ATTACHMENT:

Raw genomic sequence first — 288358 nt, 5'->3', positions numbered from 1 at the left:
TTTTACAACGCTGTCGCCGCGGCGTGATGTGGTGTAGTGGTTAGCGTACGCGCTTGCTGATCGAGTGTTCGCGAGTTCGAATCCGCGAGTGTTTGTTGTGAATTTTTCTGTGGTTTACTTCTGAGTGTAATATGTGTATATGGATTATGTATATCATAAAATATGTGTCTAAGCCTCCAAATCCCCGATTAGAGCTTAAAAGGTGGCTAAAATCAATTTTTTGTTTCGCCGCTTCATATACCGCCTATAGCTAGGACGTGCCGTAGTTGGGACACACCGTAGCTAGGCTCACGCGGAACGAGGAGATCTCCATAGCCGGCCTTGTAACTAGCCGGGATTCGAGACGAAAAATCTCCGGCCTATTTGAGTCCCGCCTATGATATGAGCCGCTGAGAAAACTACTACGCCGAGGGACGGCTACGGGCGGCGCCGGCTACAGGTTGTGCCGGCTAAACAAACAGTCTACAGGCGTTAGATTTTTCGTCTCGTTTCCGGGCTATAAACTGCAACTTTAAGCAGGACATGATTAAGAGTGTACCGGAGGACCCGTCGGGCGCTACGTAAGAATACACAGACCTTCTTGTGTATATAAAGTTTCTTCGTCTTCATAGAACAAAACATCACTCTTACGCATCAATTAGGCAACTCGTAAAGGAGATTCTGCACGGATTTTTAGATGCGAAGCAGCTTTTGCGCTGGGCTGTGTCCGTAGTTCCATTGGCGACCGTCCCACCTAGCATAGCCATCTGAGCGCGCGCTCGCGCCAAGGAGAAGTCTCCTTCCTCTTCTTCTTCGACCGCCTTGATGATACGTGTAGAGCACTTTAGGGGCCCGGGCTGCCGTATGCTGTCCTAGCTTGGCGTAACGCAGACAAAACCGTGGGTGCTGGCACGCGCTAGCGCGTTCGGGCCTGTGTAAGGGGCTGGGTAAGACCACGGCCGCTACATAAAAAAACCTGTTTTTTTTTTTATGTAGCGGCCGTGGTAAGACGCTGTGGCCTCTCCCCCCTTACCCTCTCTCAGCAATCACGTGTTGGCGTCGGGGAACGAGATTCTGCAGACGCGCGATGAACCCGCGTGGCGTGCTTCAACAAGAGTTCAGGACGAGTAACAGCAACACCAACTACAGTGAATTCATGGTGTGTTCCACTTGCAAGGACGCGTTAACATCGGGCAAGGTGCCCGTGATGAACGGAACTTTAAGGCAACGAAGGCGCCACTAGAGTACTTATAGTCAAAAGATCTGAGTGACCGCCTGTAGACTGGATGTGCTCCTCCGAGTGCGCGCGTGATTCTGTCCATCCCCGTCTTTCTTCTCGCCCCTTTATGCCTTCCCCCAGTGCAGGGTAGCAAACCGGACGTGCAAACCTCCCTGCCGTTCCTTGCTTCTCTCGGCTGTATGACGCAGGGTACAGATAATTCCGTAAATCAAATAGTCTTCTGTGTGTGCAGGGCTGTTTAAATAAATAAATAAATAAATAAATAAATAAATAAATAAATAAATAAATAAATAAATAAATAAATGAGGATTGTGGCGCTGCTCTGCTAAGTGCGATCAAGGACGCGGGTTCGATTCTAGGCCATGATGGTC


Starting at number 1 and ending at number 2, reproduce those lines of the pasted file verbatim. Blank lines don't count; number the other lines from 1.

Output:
Raw genomic sequence first — 288358 nt, 5'->3', positions numbered from 1 at the left:
TTTTACAACGCTGTCGCCGCGGCGTGATGTGGTGTAGTGGTTAGCGTACGCGCTTGCTGATCGAGTGTTCGCGAGTTCGAATCCGCGAGTGTTTGTTGTGAATTTTTCTGTGGTTTACTTCTGAGTGTAATATGTGTATATGGATTATGTATATCATAAAATATGTGTCTAAGCCTCCAAATCCCCGATTAGAGCTTAAAAGGTGGCTAAAATCAATTTTTTGTTTCGCCGCTTCATATACCGCCTATAGCTAGGACGTGCCGTAGTTGGGACACACCGTAGCTAGGCTCACGCGGAACGAGGAGATCTCCATAGCCGGCCTTGTAACTAGCCGGGATTCGAGACGAAAAATCTCCGGCCTATTTGAGTCCCGCCTATGATATGAGCCGCTGAGAAAACTACTACGCCGAGGGACGGCTACGGGCGGCGCCGGCTACAGGTTGTGCCGGCTAAACAAACAGTCTACAGGCGTTAGATTTTTCGTCTCGTTTCCGGGCTATAAACTGCAACTTTAAGCAGGACATGATTAAGAGTGTACCGGAGGACCCGTCGGGCGCTACGTAAGAATACACAGACCTTCTTGTGTATATAAAGTTTCTTCGTCTTCATAGAACAAAACATCACTCTTACGCATCAATTAGGCAACTCGTAAAGGAGATTCTGCACGGATTTTTAGATGCGAAGCAGCTTTTGCGCTGGGCTGTGTCCGTAGTTCCATTGGCGACCGTCCCACCTAGCATAGCCATCTGAGCGCGCGCTCGCGCCAAGGAGAAGTCTCCTTCCTCTTCTTCTTCGACCGCCTTGATGATACGTGTAGAGCACTTTAGGGGCCCGGGCTGCCGTATGCTGTCCTAGCTTGGCGTAACGCAGACAAAACCGTGGGTGCTGGCACGCGCTAGCGCGTTCGGGCCTGTGTAAGGGGCTGGGTAAGACCACGGCCGCTACATAAAAAAACCTGTTTTTTTTTTTATGTAGCGGCCGTGGTAAGACGCTGTGGCCTCTCCCCCCTTACCCTCTCTCAGCAATCACGTGTTGGCGTCGGGGAACGAGATTCTGCAGACGCGCGATGAACCCGCGTGGCGTGCTTCAACAAGAGTTCAGGACGAGTAACAGCAACACCAACTACAGTGAATTCATGGTGTGTTCCACTTGCAAGGACGCGTTAACATCGGGCAAGGTGCCCGTGATGAACGGAACTTTAAGGCAACGAAGGCGCCACTAGAGTACTTATAGTCAAAAGATCTGAGTGACCGCCTGTAGACTGGATGTGCTCCTCCGAGTGCGCGCGTGATTCTGTCCATCCCCGTCTTTCTTCTCGCCCCTTTATGCCTTCCCCCAGTGCAGGGTAGCAAACCGGACGTGCAAACCTCCCTGCCGTTCCTTGCTTCTCTCGGCTGTATGACGCAGGGTACAGATAATTCCGTAAATCAAATAGTCTTCTGTGTGTGCAGGGCTGTTTAAATAAATAAATAAATAAATAAATAAATAAATAAATAAATAAATAAATAAATAAATAAATAAATGAGGATTGTGGCGCTGCTCTGCTAAGTGCGATCAAGGACGCGGGTTCGATTCTAGGCCATGATGGTC